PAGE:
Halifax eateries reopen with bittersweet optimism

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As restaurants in the Maritimes begin to allow people to dine-in, many eateries continue to deal with the same major problem since being forced to close – paying the rent.

On a Friday, patios in downtown Halifax sat empty on an idyllic spring day – leaving residents anticipating the day when they’ll gather to enjoy a meal while basking in the sun.

“I would be the first one to walk through the door as soon as restaurants open,” says one prospective patron.

With customers allowed to eat-in at restaurants in New Brunswick, some restaurants say reopening will be their first hurdle; however, remaining open will be the real challenge.

“Our sales are down in the Maritimes,” says Restaurants Canada vice president for Atlantic Canada, Luc Erjavec. “Over 800 million dollars in sales are down, we predict, for the second quarter. And landlords are still demanding full rent.”

Notable Halifax chef, Craig Flinn, who is the owner of three restaurants, has heard from many in the industry concerning a less-than-adequate commercial rent deferral program.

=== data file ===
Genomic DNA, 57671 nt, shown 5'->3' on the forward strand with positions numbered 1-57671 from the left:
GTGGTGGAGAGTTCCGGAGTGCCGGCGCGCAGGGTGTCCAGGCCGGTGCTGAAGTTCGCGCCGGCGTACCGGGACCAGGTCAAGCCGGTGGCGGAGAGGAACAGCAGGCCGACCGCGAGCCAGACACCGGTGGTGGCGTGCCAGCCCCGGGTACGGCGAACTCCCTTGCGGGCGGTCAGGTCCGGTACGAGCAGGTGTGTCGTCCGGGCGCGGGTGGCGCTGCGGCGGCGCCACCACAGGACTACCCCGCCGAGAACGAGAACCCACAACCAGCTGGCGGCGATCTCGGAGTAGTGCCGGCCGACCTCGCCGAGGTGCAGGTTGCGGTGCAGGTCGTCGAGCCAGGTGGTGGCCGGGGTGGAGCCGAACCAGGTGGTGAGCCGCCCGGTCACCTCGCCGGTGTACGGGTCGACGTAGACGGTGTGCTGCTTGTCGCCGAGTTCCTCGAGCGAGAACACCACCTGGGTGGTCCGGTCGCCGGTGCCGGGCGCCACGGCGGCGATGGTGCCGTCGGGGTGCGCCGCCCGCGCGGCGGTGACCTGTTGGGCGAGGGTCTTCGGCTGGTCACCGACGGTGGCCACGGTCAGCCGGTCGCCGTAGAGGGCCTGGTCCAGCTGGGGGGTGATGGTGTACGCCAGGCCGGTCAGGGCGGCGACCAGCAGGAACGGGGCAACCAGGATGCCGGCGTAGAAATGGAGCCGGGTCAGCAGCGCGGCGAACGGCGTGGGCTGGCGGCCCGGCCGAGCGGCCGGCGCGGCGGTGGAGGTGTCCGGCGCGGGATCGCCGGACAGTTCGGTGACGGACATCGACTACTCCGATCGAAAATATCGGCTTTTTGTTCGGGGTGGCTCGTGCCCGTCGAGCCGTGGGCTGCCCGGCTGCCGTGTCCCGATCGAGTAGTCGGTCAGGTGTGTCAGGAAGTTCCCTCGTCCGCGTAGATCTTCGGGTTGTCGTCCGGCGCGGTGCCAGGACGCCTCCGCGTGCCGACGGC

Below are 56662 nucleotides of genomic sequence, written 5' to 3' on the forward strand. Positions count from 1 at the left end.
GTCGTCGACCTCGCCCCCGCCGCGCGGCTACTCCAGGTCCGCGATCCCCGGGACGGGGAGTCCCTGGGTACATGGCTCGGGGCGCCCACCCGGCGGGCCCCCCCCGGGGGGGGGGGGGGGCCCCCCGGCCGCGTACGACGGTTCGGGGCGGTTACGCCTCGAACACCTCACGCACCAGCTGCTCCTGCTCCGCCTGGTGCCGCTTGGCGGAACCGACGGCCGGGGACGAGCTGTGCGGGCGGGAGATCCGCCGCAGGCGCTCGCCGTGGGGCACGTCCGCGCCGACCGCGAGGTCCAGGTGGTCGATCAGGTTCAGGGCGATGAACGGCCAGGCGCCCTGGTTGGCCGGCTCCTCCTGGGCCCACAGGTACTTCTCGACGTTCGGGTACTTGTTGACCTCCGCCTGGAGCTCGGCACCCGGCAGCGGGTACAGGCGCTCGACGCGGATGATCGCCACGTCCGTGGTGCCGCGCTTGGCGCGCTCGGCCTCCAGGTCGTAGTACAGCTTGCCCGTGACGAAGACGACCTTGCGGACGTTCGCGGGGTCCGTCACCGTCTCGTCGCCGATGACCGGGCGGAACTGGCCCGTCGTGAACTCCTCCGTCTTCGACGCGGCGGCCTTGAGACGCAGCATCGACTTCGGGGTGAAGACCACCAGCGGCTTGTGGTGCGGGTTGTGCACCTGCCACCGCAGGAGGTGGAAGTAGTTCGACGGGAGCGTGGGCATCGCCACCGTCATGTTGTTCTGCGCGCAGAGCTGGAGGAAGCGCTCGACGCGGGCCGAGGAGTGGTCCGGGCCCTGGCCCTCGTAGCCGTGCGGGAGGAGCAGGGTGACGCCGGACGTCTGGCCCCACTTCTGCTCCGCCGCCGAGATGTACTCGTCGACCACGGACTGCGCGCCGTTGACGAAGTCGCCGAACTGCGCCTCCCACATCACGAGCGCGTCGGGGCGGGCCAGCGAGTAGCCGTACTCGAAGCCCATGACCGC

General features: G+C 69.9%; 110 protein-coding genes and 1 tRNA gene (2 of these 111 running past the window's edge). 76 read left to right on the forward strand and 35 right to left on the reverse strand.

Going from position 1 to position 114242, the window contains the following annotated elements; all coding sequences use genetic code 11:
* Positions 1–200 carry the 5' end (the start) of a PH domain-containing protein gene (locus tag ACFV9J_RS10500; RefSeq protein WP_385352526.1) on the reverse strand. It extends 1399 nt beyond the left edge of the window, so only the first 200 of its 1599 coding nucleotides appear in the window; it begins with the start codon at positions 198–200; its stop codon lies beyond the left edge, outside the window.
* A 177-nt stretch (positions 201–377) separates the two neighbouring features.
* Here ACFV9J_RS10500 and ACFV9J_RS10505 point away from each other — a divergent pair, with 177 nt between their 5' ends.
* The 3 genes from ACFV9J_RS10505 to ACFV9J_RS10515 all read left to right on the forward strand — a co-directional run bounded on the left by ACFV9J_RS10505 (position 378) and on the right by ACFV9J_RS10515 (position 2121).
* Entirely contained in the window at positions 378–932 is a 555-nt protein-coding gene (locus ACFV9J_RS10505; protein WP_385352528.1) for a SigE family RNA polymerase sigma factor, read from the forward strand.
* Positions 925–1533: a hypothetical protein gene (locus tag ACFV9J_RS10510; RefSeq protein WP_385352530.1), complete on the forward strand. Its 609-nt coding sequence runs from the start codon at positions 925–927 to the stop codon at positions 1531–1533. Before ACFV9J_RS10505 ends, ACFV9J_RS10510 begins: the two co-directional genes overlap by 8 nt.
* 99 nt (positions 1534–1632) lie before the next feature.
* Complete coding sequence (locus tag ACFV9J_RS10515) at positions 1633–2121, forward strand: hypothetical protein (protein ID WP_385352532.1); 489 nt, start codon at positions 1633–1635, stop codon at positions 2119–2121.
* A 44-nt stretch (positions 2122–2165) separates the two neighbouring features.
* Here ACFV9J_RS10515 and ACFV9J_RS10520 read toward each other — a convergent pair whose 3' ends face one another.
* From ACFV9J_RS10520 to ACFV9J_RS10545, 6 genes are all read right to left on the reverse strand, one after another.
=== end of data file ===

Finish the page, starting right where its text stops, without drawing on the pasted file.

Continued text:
“It's a complete fail,” says Flinn. “You can't make it voluntary; almost no landlords are going for it. This is still under a state of emergency, and when that emergency subsides, and we go ‘back to normal,’ yet revenues in all businesses are a fraction of what they used to be – how can rent be paid in full?”

Some establishments are finding it difficult to bring back staff, as staff must decide between taking more hours and losing their Canada Emergency Response Benefit.

“We're urging everyone who worked in the industry to come back – we have jobs once we reopen,” says Erjavec. “We have to get through this together.”

And customers are ready to come back – albeit to a new eating experience.

“I think we would like it,” says a hopeful customer. “I think it will be a bit peculiar because of the distancing.”

“For me, part of the enjoyment of eating is the social aspect of it,” says another restaurant-goer.

Meanwhile, restauranteurs like Flinn say eating out will look different moving forward.

“I can honestly say dining in full-service restaurants will never be the same, and certainly won’t be the same for the next year or two,” says Flinn. “It's all about seeing what people are wanting.”

(With files from CTV Atlantic's Nick Moore)